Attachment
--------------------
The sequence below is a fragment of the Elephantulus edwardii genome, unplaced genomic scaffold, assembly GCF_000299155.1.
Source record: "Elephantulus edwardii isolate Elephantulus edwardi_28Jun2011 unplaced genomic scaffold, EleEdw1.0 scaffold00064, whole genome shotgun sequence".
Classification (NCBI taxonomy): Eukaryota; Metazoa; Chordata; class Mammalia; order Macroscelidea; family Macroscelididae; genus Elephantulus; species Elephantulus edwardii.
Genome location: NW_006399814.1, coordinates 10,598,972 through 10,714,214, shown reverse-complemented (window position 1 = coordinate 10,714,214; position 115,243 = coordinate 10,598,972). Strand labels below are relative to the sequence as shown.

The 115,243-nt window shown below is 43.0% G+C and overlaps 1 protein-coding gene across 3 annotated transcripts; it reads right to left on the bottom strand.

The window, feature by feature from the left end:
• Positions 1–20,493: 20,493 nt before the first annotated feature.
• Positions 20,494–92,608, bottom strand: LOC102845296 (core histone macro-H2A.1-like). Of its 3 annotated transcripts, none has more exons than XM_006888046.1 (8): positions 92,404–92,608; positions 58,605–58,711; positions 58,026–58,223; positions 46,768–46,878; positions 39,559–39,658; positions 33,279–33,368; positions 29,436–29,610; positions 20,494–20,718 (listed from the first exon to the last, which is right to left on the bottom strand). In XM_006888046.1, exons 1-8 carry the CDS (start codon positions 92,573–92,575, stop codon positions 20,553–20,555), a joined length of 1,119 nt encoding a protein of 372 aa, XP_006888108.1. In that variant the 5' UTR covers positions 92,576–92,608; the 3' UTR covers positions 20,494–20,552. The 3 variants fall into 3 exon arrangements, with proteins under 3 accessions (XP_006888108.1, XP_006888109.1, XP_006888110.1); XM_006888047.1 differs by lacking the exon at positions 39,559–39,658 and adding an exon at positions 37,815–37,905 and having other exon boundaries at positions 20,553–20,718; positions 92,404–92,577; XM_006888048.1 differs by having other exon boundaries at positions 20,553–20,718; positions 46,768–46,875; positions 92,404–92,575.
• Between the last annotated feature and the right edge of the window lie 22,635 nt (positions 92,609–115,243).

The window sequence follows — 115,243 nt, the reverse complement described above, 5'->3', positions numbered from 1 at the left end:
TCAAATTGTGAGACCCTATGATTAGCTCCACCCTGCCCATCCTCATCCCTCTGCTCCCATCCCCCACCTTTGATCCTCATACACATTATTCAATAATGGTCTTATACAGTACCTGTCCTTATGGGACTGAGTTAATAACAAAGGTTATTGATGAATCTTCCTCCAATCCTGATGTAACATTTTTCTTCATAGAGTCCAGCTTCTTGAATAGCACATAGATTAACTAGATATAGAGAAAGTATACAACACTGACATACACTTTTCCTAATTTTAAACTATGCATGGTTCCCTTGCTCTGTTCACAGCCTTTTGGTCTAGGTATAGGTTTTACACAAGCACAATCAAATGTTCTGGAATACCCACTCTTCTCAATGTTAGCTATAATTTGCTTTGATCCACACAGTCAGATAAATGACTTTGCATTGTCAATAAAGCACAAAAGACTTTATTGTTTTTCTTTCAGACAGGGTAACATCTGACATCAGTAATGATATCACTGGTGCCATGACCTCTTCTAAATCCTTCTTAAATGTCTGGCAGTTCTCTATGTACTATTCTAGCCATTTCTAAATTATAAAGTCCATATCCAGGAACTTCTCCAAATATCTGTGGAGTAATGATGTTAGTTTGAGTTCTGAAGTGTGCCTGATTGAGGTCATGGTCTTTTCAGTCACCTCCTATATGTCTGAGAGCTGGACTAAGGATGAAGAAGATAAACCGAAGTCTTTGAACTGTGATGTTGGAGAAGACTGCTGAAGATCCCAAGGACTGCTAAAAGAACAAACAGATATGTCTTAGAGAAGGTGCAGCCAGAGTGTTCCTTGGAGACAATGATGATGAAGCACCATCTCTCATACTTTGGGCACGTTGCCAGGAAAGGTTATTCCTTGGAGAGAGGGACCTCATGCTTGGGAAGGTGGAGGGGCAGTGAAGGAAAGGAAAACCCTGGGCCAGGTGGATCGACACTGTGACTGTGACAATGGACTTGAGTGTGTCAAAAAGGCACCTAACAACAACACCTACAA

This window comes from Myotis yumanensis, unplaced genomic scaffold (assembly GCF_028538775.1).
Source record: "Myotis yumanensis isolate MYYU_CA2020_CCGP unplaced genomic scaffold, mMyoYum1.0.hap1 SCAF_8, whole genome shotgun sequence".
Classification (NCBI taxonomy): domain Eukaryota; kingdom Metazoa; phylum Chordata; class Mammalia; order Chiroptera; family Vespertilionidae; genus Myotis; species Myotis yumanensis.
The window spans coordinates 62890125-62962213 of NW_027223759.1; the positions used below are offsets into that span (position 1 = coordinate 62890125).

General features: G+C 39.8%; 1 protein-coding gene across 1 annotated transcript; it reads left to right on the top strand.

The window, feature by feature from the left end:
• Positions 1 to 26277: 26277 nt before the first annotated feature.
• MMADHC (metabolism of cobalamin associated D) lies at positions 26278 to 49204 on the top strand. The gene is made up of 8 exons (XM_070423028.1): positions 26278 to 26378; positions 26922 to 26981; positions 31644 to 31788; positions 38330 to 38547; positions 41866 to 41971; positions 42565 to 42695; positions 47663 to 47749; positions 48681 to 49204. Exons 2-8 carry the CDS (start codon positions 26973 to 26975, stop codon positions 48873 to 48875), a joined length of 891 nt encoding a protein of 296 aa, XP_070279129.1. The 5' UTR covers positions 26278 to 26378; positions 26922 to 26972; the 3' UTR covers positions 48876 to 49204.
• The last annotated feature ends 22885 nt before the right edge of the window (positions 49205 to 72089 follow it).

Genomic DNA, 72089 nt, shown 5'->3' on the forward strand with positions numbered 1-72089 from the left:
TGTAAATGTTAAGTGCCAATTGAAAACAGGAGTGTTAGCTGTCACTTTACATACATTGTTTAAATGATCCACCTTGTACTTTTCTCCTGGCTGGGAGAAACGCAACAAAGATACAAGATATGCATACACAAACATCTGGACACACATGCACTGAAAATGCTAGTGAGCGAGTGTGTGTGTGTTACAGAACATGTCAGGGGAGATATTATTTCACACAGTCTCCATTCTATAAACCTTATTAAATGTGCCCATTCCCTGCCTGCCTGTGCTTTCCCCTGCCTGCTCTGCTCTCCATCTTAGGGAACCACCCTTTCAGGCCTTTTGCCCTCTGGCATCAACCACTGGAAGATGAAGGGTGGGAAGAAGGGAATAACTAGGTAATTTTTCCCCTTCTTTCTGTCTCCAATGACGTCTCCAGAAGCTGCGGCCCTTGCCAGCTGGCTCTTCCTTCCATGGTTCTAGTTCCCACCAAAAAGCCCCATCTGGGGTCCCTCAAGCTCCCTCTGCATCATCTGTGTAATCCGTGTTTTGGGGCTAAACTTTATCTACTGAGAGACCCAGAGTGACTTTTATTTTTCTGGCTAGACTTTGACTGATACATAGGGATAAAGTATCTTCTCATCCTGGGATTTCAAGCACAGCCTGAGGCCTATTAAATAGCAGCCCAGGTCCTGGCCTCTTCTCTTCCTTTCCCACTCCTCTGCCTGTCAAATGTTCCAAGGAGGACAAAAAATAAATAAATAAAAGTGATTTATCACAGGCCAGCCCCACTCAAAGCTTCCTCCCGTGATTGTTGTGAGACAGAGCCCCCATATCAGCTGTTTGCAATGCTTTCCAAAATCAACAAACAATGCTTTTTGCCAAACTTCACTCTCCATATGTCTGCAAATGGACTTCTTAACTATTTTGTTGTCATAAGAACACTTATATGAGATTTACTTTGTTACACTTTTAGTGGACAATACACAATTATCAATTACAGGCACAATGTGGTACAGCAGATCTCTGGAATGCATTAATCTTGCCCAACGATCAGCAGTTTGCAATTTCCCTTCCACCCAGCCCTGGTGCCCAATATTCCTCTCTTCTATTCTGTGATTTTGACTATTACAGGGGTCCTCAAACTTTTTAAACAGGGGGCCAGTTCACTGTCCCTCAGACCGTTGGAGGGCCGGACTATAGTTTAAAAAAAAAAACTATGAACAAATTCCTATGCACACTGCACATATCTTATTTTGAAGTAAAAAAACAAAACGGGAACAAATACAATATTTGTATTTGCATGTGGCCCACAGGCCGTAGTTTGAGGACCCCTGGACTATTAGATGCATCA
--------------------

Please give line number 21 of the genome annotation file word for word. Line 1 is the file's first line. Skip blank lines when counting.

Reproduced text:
Genomic DNA, 72089 nt, shown 5'->3' on the forward strand with positions numbered 1-72089 from the left: